Simba ndie mnyama namba moja kuangaliwa na wageni katika mbuga zetu. Idadi ya simba katika bara la Afrika imepungua sana na katika nchi nyingine wameisha kabisa kutokana na kuwindwa na wenyeji kama wafugaji, kuharibika kwa mazingira yao halisi ya kuishi kutokana na kuongezeka kwa idadi ya watu pamoja na uwindaji wa kitalii (trophy hunting).
Kutoka simba 200,000 karne 2 zilizopita mpaka simba 20,000- 30,000 ni mshtuko mkubwa sana hasa kwa wadau wa utalii. Tanzania ndio nchi yenye simba wengi Afrika kam sio duniani kwa makadirio ya simba 14,000.
Kama simba ndio mnyama anayependwa sana na watalii, ina maana wakipungua au kutoonekana kutapunguza sana idadi ya utalii nchini.
Kwa mujibu wa shirika la International Union for Conservation of Nature, idadi ya simba Tanzania imepungua kwa 66% kutoka 1993 mpaka 2014. Kwa mujibu wa Alexander N. Songorwa Director of wildlife for the Tanzanian Ministry of Natural Resources and Tourism (2013) in The New York Times, March 17 2013, wastani wa simba 200 kuuwa kwa mwaka, hela zinazopatika zinasaidia kutunza na kulinda 26 game reserves. Kwahiyo tunategemea uwindaji ili tuweze kutunza mapori tengefu na WMA.
Wahifadhi wengi wanatetea uwindaji wakisema unasaidia kulinda maeneo tengefu na ya uwindaji, hela inayopatikana inasaidia kujenga shule, hospitali, barabara nk
Uwindaji unaweza usiwe sababu kuu kupungua kwa simba lakini ni muda wa Tanzania kuzuia uwindaji wa simba. Kama mwananchi wa Tanzania unayependa rasili mali zetu ungana nami kupaza sauti kuokoa simba, lakini kuokoa utalii na uchumi kwa kupinga uwindaji wa simba nchini
ODD as it may sound, American trophy hunters play a critical role in protecting wildlife in Tanzania. The millions of dollars that hunters spend to go on safari here each year help finance the game reserves, wildlife management areas and conservation efforts in our rapidly growing country.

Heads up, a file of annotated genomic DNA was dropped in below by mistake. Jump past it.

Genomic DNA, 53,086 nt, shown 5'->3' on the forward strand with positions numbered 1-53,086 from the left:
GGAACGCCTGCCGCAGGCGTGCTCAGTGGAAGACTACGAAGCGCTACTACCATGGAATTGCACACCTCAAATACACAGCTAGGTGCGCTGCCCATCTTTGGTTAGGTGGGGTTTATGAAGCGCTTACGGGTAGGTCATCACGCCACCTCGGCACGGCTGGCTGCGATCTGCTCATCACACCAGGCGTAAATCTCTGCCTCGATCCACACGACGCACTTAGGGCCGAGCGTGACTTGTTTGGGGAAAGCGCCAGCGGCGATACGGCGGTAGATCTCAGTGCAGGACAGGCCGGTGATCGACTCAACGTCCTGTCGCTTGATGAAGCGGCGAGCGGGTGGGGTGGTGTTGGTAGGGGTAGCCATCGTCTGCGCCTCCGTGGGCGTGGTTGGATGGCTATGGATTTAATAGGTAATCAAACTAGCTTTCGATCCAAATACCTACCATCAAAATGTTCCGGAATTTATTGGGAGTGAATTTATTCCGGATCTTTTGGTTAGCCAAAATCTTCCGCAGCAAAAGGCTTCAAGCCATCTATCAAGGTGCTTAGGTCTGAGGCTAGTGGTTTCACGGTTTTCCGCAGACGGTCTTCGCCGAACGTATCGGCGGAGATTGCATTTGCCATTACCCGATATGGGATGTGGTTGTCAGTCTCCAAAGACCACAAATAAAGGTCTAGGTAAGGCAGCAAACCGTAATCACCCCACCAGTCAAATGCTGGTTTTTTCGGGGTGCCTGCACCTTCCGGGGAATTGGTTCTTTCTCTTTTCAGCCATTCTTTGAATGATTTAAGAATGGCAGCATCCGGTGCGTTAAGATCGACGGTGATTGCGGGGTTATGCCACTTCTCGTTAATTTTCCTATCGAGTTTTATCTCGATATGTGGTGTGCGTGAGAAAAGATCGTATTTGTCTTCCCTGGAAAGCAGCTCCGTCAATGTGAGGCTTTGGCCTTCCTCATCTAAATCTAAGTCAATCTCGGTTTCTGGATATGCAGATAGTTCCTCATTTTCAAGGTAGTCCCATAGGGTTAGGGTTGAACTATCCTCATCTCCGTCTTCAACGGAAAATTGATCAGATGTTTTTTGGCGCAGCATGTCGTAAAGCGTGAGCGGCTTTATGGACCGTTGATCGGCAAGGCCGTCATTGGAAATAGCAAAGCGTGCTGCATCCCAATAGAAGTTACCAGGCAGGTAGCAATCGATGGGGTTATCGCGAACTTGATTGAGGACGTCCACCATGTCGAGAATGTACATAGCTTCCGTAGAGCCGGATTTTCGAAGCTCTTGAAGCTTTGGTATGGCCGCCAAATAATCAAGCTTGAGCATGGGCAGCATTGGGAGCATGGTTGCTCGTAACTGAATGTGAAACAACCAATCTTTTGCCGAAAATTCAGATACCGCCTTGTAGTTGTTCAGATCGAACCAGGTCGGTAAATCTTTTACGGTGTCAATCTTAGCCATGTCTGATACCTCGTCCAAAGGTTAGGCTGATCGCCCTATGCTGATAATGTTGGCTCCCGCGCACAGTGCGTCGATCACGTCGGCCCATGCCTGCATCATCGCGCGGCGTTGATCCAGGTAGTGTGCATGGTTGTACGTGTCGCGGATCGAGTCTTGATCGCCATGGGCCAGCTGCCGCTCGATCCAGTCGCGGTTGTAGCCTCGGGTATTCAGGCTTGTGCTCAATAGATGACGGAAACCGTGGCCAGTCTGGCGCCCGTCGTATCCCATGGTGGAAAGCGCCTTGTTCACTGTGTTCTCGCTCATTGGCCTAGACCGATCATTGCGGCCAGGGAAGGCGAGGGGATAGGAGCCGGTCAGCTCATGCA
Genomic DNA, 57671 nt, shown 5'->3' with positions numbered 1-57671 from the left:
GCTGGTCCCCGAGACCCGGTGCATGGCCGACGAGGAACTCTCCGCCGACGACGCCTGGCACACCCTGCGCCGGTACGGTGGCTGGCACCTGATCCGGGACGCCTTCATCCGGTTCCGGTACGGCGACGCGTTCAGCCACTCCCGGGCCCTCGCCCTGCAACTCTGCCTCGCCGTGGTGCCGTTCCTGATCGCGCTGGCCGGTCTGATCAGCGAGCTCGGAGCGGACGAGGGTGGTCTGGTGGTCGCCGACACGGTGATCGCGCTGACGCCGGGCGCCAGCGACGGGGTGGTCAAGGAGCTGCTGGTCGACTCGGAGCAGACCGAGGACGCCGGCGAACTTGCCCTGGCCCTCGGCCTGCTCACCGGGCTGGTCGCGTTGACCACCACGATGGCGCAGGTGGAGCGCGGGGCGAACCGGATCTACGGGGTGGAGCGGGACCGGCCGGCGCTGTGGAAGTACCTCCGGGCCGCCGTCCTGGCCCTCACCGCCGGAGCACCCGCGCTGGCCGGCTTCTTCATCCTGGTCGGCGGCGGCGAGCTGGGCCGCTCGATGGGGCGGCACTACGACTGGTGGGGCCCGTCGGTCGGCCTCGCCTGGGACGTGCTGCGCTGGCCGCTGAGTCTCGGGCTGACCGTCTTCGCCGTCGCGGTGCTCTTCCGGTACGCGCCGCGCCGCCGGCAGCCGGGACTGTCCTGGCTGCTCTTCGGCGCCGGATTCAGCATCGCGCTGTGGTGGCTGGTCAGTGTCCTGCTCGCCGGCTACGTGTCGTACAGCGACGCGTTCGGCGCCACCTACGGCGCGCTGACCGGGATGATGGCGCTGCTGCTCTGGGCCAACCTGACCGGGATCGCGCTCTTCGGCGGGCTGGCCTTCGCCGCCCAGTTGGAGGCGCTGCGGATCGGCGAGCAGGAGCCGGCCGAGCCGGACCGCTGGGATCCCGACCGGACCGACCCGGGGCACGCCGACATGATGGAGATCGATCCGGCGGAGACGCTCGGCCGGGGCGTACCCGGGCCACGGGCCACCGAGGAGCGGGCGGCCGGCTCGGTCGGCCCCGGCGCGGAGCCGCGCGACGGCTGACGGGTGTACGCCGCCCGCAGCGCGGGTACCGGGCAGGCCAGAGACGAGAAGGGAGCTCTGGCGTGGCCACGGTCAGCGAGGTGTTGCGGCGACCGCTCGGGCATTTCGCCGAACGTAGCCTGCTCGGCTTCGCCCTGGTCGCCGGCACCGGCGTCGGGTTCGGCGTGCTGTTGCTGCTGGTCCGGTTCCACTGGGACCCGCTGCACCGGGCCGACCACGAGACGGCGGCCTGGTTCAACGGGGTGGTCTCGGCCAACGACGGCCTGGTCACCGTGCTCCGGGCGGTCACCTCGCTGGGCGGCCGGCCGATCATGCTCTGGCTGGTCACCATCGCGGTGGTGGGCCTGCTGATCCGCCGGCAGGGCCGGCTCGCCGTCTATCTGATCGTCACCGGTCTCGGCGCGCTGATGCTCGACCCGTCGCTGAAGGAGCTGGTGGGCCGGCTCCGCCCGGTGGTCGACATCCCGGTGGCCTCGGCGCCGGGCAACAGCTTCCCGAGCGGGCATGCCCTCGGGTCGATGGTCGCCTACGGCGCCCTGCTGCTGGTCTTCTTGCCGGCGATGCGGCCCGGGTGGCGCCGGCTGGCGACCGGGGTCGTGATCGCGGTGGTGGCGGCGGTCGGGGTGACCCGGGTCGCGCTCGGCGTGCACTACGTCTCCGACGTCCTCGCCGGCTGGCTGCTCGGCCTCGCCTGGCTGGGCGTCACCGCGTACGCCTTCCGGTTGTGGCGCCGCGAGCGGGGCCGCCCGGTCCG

This is why we are alarmed that the United States Fish and Wildlife Service is considering listing the African lion as endangered. Doing so would make it illegal for American hunters to bring their trophies home. Those hunters constitute 60 percent of our trophy-hunting market, and losing them would be disastrous to our conservation efforts.
In 2011, five animal-rights and conservation groups petitioned the Fish and Wildlife Service to list the African lion as endangered, arguing that the population had fallen dangerously low because of habitat loss, poaching, commercial hunting and new diseases associated with human encroachment. “The U.S.,” their petition said, “is by far the largest importer of hunting trophies from Tanzania.”
While that is true, the lion population in Tanzania is not endangered. We have an estimated 16,800 lions, perhaps 40 percent of all lions on the continent, the biggest population in the world. Their numbers are stable here, and while our hunting system is not perfect, we have taken aggressive efforts to protect our lions.
In Tanzania, lions are hunted under a 21-day safari package. An average of about 200 lions are shot a year, generating about $1,960,000 in revenue. Money is also spent on camp fees, wages, local goods and transportation. And hunters almost always come to hunt more than one species, though the lion is often the most coveted trophy sought. All told, trophy hunting generated roughly $75 million for Tanzania’s economy from 2008 to 2011. (By Alexander N. Songorwa is director of wildlife for the Tanzanian Ministry of Natural Resources and Tourism.The New York Times, March 17 2013,
What we say is this, KILLING DO NOT SAVE OUR LIONS, we should stop killing lions for trophy!!
Please help us to save Tanzania's lions by signing on our petition! Thank you!